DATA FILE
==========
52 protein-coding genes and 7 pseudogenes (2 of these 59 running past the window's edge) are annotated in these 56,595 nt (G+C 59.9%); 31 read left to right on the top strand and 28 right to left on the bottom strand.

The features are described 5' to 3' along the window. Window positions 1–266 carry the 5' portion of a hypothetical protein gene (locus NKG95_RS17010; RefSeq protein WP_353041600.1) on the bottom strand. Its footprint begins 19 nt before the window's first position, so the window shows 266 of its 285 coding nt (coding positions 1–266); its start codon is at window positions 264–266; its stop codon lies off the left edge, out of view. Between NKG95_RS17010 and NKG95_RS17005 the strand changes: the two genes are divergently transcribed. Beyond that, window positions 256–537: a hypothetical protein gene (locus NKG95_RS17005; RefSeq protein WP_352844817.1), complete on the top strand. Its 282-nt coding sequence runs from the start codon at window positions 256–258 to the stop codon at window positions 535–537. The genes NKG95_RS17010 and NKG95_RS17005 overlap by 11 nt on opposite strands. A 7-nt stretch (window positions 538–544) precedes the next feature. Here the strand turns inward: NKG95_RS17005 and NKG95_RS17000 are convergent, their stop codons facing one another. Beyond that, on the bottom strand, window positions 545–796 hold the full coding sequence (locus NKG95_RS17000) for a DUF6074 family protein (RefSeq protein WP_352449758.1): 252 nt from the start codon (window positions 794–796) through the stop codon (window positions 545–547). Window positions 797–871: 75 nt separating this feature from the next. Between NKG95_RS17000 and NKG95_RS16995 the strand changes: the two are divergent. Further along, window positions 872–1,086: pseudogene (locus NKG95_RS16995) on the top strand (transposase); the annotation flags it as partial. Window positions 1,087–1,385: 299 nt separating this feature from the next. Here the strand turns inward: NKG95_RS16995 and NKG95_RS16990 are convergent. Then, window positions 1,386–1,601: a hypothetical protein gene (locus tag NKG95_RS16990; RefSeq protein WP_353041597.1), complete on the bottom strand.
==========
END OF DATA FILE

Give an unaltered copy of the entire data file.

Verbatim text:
52 protein-coding genes and 7 pseudogenes (2 of these 59 running past the window's edge) are annotated in these 56,595 nt (G+C 59.9%); 31 read left to right on the top strand and 28 right to left on the bottom strand.

The features are described 5' to 3' along the window. Window positions 1–266 carry the 5' portion of a hypothetical protein gene (locus NKG95_RS17010; RefSeq protein WP_353041600.1) on the bottom strand. Its footprint begins 19 nt before the window's first position, so the window shows 266 of its 285 coding nt (coding positions 1–266); its start codon is at window positions 264–266; its stop codon lies off the left edge, out of view. Between NKG95_RS17010 and NKG95_RS17005 the strand changes: the two genes are divergently transcribed. Beyond that, window positions 256–537: a hypothetical protein gene (locus NKG95_RS17005; RefSeq protein WP_352844817.1), complete on the top strand. Its 282-nt coding sequence runs from the start codon at window positions 256–258 to the stop codon at window positions 535–537. The genes NKG95_RS17010 and NKG95_RS17005 overlap by 11 nt on opposite strands. A 7-nt stretch (window positions 538–544) precedes the next feature. Here the strand turns inward: NKG95_RS17005 and NKG95_RS17000 are convergent, their stop codons facing one another. Beyond that, on the bottom strand, window positions 545–796 hold the full coding sequence (locus NKG95_RS17000) for a DUF6074 family protein (RefSeq protein WP_352449758.1): 252 nt from the start codon (window positions 794–796) through the stop codon (window positions 545–547). Window positions 797–871: 75 nt separating this feature from the next. Between NKG95_RS17000 and NKG95_RS16995 the strand changes: the two are divergent. Further along, window positions 872–1,086: pseudogene (locus NKG95_RS16995) on the top strand (transposase); the annotation flags it as partial. Window positions 1,087–1,385: 299 nt separating this feature from the next. Here the strand turns inward: NKG95_RS16995 and NKG95_RS16990 are convergent. Then, window positions 1,386–1,601: a hypothetical protein gene (locus tag NKG95_RS16990; RefSeq protein WP_353041597.1), complete on the bottom strand.